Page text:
The wife of a friend of mine really loves Christmas. The Christmas tree goes up immediately after Halloween and stays up until late February. That’s a full one-third of the year! I like a nice Christmas tree too, but a month is enough for me.
Some people live a Christmas tree kind of life. They insist on extravagance, excess, lots of glitter and show, missing out on nothing. It’s an attempt to have the perfect life. Hardship and sacrifice don’t exist for them, for it doesn’t fit their lifestyle. Of course, there’s nothing wrong with some luxuries and comfort, but is that the point of living? Is that what Jesus died to give people?
We can learn from the mistakes of ancient Israel in Amos 4:1-3, where the wives of powerful men prodded their husbands for cash to spend on endless luxuries. They stooped to cruelty and extortion to get it. Amos warned that their spoiled and lustful ways would soon come to an end.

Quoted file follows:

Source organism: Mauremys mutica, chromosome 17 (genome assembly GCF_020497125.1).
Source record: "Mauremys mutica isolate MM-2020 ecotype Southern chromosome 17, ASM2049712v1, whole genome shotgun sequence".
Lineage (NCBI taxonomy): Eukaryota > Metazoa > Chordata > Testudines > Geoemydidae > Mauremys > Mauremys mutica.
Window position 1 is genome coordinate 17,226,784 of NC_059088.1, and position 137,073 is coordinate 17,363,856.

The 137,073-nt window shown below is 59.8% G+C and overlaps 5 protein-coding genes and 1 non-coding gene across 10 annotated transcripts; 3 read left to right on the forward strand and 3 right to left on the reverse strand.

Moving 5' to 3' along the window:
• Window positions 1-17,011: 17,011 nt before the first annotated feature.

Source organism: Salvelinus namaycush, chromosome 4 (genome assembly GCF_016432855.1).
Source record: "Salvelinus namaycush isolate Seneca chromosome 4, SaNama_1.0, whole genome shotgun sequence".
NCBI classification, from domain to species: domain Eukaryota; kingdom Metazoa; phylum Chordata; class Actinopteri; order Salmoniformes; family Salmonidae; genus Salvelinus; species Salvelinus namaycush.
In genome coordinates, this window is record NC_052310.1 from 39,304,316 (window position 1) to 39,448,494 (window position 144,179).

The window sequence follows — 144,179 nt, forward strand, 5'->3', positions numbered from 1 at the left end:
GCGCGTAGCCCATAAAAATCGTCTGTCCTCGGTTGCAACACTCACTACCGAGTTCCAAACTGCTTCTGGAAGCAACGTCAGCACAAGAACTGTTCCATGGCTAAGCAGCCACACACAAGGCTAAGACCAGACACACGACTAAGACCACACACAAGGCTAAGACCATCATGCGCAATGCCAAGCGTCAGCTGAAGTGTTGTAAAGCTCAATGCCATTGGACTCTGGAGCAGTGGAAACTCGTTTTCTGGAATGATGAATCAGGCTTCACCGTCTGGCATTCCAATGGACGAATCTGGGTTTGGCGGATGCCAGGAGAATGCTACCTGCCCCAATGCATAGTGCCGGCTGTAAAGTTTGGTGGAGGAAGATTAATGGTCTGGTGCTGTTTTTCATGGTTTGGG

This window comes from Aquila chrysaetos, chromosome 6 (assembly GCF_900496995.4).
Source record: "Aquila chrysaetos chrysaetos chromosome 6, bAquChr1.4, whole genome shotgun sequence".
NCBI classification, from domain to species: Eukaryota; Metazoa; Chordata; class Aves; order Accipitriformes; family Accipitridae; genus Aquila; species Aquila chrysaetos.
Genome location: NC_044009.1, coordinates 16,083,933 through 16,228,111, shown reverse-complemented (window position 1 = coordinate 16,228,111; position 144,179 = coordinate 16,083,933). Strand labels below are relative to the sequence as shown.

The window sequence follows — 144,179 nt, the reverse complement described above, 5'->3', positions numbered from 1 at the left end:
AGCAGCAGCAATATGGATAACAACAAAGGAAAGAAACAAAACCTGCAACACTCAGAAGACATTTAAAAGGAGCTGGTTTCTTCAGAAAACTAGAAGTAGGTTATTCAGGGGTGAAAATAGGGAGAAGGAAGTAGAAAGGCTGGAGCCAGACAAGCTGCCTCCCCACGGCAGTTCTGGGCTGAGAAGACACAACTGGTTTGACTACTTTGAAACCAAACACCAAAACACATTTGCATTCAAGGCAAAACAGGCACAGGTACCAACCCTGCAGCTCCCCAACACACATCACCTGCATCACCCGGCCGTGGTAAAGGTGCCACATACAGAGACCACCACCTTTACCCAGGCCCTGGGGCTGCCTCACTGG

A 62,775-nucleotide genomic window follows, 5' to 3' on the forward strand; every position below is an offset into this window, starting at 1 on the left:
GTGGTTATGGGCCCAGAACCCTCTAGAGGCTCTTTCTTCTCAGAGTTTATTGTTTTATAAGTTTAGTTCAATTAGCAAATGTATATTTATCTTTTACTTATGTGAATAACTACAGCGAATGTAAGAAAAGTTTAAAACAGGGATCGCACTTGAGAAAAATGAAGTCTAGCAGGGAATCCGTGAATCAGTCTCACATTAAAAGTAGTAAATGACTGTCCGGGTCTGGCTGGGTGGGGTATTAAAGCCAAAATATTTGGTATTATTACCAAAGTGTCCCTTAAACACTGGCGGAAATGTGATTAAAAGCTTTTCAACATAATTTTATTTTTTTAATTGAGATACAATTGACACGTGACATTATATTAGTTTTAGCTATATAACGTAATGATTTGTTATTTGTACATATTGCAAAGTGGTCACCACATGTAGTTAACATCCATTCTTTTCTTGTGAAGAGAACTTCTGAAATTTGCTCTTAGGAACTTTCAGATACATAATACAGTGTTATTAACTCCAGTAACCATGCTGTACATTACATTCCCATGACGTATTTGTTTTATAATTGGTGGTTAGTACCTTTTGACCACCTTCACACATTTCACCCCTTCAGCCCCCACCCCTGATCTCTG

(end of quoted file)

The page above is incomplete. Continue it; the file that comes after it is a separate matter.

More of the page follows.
Is a life really worth living if it never experiences hardship, or doesn’t have to fight hard for good purposes, or is rarely kind to others? Something valuable is missing if we always insist on putting ourselves first, and always own the best.
Paul warned Timothy, “Suffer hardship with me, as a good soldier of Christ Jesus. No soldier in active service entangles himself in the affairs of everyday life, so that he may please the one who enlisted him as a soldier” (2 Tim.2:3-4). Soldiers have everyday lives too, but they’re not to become so entangled by it that they become ineffective. In this text, I don’t think Paul was simply trying to get Timothy to work hard. Suffering hardship wisely infuses life with wisdom and value. This is just as true for preachers as it is for anybody else. Life is not for selfish indulgence; sacrifice and service must play its part too.
Enjoy your Christmas tree, but don’t insist on a Christmas tree kind of life.
– Tim Johnson